People who have a taste for chili peppers and other hot spicy foods may live longer, research suggests.
A new study of more than 500,000 Chinese adults over seven years finds that participants who ate foods flavored with chili peppers every day reduced their risk of premature dying by 14 percent, as compared to people who ate chili peppers less than once a week.
But, don’t sweat it: you don’t’ have to indulge every day to reap the benefits. Lu Qi, professor of epidemiology at Tulane University, says:
“Even among those who consumed spicy foods less frequently [one to two days a week], the beneficial effects could be observed. Indeed, moderate increase of spicy foods would benefit.”
In China, chili pepper is a popular spice, and participants reported eating their peppers fresh, dried, and in sauce or oil. In the United States, hot pepper sauce has increased in popularity over the last decade, according to market research.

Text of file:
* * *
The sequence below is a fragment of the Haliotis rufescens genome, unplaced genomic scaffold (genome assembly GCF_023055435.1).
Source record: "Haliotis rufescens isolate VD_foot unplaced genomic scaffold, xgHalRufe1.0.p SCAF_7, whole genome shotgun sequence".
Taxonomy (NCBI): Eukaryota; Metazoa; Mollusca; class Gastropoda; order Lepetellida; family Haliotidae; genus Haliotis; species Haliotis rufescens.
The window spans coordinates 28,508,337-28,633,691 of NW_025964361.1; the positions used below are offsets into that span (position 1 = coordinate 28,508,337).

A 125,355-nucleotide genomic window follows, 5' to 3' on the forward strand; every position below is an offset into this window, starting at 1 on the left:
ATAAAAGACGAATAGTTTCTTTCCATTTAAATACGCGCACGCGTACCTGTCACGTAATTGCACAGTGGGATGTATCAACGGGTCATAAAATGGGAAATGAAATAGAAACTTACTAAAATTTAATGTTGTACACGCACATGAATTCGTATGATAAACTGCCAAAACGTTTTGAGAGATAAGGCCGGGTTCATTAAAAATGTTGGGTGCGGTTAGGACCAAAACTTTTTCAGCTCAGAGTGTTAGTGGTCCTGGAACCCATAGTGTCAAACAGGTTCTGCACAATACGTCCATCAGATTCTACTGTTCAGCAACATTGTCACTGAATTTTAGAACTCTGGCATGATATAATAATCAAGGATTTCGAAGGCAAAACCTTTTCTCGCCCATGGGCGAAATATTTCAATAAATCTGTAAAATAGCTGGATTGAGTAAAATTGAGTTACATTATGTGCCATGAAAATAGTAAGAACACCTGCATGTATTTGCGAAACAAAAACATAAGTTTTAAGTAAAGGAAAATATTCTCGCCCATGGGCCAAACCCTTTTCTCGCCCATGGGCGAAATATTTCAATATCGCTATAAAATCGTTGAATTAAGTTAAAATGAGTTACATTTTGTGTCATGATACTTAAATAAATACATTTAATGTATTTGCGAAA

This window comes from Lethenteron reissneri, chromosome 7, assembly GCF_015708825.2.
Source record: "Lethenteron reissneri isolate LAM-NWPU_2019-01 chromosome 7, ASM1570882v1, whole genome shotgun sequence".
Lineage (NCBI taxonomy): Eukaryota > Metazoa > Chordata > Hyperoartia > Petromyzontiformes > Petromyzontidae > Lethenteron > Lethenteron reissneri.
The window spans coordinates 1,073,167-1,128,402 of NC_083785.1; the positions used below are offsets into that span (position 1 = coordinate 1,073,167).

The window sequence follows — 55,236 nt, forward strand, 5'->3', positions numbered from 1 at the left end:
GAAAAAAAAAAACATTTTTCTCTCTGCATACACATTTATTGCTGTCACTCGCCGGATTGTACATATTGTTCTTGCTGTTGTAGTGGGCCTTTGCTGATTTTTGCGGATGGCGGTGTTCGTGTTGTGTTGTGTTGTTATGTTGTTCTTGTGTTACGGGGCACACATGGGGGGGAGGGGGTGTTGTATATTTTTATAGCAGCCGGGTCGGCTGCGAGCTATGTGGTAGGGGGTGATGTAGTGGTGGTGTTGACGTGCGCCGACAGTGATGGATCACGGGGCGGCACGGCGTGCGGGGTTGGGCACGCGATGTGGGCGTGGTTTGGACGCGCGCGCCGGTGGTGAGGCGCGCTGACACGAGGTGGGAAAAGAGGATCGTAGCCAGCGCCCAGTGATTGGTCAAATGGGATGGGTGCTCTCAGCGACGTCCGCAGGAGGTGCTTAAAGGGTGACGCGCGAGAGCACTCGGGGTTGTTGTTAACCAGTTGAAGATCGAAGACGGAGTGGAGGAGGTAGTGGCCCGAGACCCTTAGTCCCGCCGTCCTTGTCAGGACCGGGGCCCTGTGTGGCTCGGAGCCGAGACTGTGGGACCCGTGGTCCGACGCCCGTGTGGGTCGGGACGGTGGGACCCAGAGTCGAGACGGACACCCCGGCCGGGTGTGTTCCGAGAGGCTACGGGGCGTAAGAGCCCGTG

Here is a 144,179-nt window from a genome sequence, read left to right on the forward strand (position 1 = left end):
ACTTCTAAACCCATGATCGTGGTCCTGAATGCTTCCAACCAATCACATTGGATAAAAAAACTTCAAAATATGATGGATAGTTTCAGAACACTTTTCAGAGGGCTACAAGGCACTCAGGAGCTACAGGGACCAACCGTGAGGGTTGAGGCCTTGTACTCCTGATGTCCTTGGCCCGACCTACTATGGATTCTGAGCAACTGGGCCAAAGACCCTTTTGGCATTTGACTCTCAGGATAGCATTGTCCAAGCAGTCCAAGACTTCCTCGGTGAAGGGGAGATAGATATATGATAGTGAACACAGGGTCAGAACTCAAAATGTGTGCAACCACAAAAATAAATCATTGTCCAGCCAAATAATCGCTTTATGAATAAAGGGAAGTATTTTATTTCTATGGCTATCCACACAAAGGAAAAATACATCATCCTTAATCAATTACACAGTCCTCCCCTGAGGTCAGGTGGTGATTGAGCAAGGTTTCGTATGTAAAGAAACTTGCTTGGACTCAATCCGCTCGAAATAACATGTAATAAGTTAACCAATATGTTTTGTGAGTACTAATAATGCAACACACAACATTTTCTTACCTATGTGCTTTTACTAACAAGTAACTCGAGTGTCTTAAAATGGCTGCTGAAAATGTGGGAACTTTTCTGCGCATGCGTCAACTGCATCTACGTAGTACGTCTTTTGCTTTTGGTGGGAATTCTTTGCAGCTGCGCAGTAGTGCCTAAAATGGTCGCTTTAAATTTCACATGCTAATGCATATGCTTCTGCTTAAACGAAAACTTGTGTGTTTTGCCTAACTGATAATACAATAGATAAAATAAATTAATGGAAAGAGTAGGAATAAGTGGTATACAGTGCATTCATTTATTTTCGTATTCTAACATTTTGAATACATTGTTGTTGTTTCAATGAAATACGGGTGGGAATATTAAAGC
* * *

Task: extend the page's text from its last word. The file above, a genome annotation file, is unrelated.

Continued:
While his study, published in the BMJ, doesn’t address other foods, earlier research has indicated that horseradish, black pepper, garlic, and ginger may offer similar benefits.
”There also is preliminary data from other studies showing such potential,” Qi says.
Capsaicin in chili peppers may be what protects health, Qi says. It reduces risk of obesity, offers antibacterial properties, and helps protect against diabetes, cardiovascular disease, cancer, and other conditions.
Chili peppers also improve inflammation and reduce blood pressure and oxidative stress.
Lv Jun, Qi Lu, Yu Canqing, Yang Ling, Guo Yu, Chen Yiping et al. Consumption of spicy foods and total and cause specific mortality: population based cohort study BMJ 2015;351:h3942